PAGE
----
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Alternative legal careers series starts Thursday

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The Indiana University Maurer School of Law's fall Career Choices series kicks off Thursday with a focus on using a law degree to work in the federal government.

Baker & Daniels attorney Suzanne O'Shea, who practices in health care and life sciences initiatives, will answer questions from a moderator and attendees about working in the federal government with a law degree. O'Shea worked for 21 years as a regulatory counsel for the Food and Drug Administration, as a product classification officer in the Office of Combination Products, and as regulatory counsel in the Center for Drug Evaluation and Research. O'Shea is a 1978 graduate of the law school.

The session is from noon to 1 p.m. in Room 213 at the law school in Bloomington and is open to the public. Indiana law students need to RSVP because pizza will be provided to students.

This is the first of several sessions focusing on alternative legal careers. The series started in the spring in response to the tough job market and economy. Future scheduled sessions include family law/mediation, prosecutors, and legal aid/public defenders.

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  1. Well, maybe it's because they are unelected, and, they have a tendency to strike down laws by elected officials from all over the country. When you have been taught that "Democracy" is something almost sacred, then, you will have a tendency to frown on such imperious conduct. Lawyers get acculturated in law school into thinking that this is the very essence of high minded government, but to people who are more heavily than King George ever did, they may not like it. Thanks for the information.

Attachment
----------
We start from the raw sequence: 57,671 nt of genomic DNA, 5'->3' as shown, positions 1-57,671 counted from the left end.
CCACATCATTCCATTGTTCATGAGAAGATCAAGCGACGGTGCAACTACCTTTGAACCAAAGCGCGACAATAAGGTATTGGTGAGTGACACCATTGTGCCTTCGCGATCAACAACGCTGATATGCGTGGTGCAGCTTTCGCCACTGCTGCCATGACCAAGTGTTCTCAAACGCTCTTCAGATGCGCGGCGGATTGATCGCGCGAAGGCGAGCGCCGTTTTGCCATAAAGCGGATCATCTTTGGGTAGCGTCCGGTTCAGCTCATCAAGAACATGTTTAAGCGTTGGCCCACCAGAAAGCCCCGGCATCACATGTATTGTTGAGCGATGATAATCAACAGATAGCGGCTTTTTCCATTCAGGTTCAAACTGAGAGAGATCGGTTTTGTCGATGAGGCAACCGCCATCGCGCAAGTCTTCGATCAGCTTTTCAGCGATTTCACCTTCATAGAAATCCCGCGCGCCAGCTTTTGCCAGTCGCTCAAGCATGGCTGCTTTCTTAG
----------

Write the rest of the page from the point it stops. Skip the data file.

2. I pd for a bankruptcy years ago with Mr Stiles and just this week received a garnishment from my pay! He never filed it even though he told me he would! Don't let this guy practice law ever again!!!

  3. Excellent initiative on the part of the AG. Thankfully someone takes action against predators taking advantage of people who have already been through the wringer. Well done!

  4. Conour will never turn these funds over to his defrauded clients. He tearfully told the court, and his daughters dutifully pledged in interviews, that his first priority is to repay every dime of the money he stole from his clients. Judge Young bought it, much to the chagrin of Conour’s victims. Why would Conour need the $2,262 anyway? Taxpayers are now supporting him, paying for his housing, utilities, food, healthcare, and clothing. If Conour puts the money anywhere but in the restitution fund, he’s proved, once again, what a con artist he continues to be and that he has never had any intention of repaying his clients. Judge Young will be proven wrong... again; Conour has no remorse and the Judge is one of the many conned.

  5. Pass Legislation to require guilty defendants to pay for the costs of lab work, etc as part of court costs...

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